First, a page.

Your averted eyes at lunch tell me something else. Your arms around other girls. You took your lunch outside to the courtyard. You are sitting with Ari, Melissa, and Nicole.

I am a simple being, an ugly being. Nose too sharp, and everything brown, way too brown against your pinkness. I’ll eat inside with the Theatre Kids, where I belong. We don’t like the sun; we prefer to be pale, Goth. No amount of shade is going to make me pale.

Faux Theatre Kid, then.

I take a seat with a view out the double doors directly at you. Soccer boys, and pretty girls. What would I do there?

You must feel me staring. Finally, I look away because I have hurt myself enough watching you keep some other girl warm in the way-too-late autumn. I don’t understand. It is freezing cold, and this girl is still in shorts. What if no one cared to keep her warm? I bet that is what would happen to me. It’s fine, I’ll see you at sixth period.

You could have picked the end with the big drums, where all the boys went, but you came to the middle and so did I. It’s here too, isn’t it? We sit and our knees touch. When we stand, sometimes, I lean into you. Sometimes, you lean back, tilt slightly towards me. I think your body is saying, ‘I like it when you are close.’ I’ll hang on to that because when the clock strikes 2:54, you are going to race off with Ari to soccer practice, where you belong.

Today, I can’t bear to feel your heat. I still hurt from lunch, but I smile at you anyway, in a hopefully nonchalant way. You pat the zipper pocket of my backpack, reminding me there is something in there for me, for later. For when I am alone. A corner of my mind wants to set it alight without reading it. I tell it to shut up.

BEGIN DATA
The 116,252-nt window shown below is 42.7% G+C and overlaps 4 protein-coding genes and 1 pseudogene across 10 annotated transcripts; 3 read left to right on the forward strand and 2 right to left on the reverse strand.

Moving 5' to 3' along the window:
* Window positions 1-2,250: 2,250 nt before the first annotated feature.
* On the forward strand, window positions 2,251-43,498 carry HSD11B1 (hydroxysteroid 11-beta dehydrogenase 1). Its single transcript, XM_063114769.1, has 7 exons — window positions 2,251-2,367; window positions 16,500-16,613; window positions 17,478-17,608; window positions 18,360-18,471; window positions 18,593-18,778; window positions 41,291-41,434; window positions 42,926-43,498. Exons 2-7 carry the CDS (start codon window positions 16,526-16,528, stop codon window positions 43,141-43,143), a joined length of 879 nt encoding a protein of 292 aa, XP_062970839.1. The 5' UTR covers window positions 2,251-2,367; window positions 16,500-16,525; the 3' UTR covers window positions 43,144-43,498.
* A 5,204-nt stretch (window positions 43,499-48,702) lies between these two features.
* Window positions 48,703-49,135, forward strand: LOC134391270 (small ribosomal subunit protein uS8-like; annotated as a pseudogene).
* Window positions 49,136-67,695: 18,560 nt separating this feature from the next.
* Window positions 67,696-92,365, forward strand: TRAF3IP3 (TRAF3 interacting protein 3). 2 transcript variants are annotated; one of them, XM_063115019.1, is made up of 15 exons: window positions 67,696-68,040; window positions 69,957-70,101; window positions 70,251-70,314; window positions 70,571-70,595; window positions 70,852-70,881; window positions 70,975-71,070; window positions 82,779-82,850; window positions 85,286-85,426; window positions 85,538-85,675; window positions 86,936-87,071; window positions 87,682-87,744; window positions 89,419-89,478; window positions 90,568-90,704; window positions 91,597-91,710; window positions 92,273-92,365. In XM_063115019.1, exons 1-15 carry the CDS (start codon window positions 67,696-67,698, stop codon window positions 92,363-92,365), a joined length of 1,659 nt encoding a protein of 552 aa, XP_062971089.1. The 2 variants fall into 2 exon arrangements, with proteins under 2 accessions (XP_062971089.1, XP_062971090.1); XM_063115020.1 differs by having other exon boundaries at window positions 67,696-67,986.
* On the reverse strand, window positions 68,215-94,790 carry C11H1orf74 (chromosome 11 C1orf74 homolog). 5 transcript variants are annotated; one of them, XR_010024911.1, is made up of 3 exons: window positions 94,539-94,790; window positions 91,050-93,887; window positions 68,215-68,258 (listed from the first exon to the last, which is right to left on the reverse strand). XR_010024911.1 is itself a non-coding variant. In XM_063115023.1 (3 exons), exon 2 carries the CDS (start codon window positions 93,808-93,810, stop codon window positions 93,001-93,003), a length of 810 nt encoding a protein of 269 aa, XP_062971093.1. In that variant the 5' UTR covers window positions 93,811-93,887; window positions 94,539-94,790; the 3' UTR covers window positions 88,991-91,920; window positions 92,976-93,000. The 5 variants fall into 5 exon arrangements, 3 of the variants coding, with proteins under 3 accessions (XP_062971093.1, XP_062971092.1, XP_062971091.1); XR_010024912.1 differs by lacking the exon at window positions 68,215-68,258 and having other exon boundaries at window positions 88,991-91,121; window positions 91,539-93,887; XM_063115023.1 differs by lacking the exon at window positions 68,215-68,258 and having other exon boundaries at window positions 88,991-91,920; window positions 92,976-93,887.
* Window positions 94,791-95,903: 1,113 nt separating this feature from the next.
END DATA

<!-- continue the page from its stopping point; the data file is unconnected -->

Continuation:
At home, it’s busy. I have chores. Mom sometimes opens my bag and helps to put things away. So, I move the note from my zipper pocket into my jeans pocket. The front one where a sharp corner can dig into my thigh and remind me that the something that might or might not be there is sitting against my skin. Eventually, I hide in the bathroom and open the note.

It’s a doodle of your dog. I think it’s a St. Bernard from all the fur and shading. Underneath it, you write, ‘Can you study with me for History? Come over Wednesday after school? Call me XXX-XXX-XXXX.’ There it is. Your phone number, but you aren’t asking me out.

In the time Mom drives from my house to yours, I sweat through my t-shirt. Mom comes in with me to talk to your Mom. I hear them laughing in the kitchen while you and I play with Alfie in the living room. Mom leaves without saying goodbye. Your mom comes into the living room when mine is gone.

‘So, where were you planning to set up?’ she says. I can feel the blood rise to my cheeks. Good thing for brown skin. Hopefully neither one of you can see me blush.

You shrug and say something non-committal. ‘Why don’t you set up in the kitchen? I’ll watch TV in here.’ The way your mom says it, I know. My mother has mentioned she prefers me not to be in your bedroom with you unsupervised. She sees something: studying as code word for something else. My heart beats faster.

In your kitchen, at your dining table, we sit at a right angle, heads bent over my notes. I hope I don’t smell bad. My palms are wet.

I come over often enough. Mom doesn’t escort me in anymore. It’s a good thing too, because sometimes, your mom is out so we study in your bedroom. A tiny attic room where the only place for two people to be is on your bed. Sometimes our stockinged feet touch.

I’ve never kissed anyone. I don’t want you to be my first. I need to practice on someone inconsequential. Options slim on the ground, I keep my lips a safe distance from yours.

You come to see me in the play. I decide to help the Coach record statistics at your soccer games on Saturdays – goals, assists, penalties, throw-ins.

I have seven neatly folded notes in my sock drawer, in a pair of striped socks that I never wear, buried under the rest of them. I keep my feelings there, too. The notes are sweet. I feel feverish thinking about them there in the darkness. I can’t bear to read them again but, in my memory, they’re a bit flirtatious.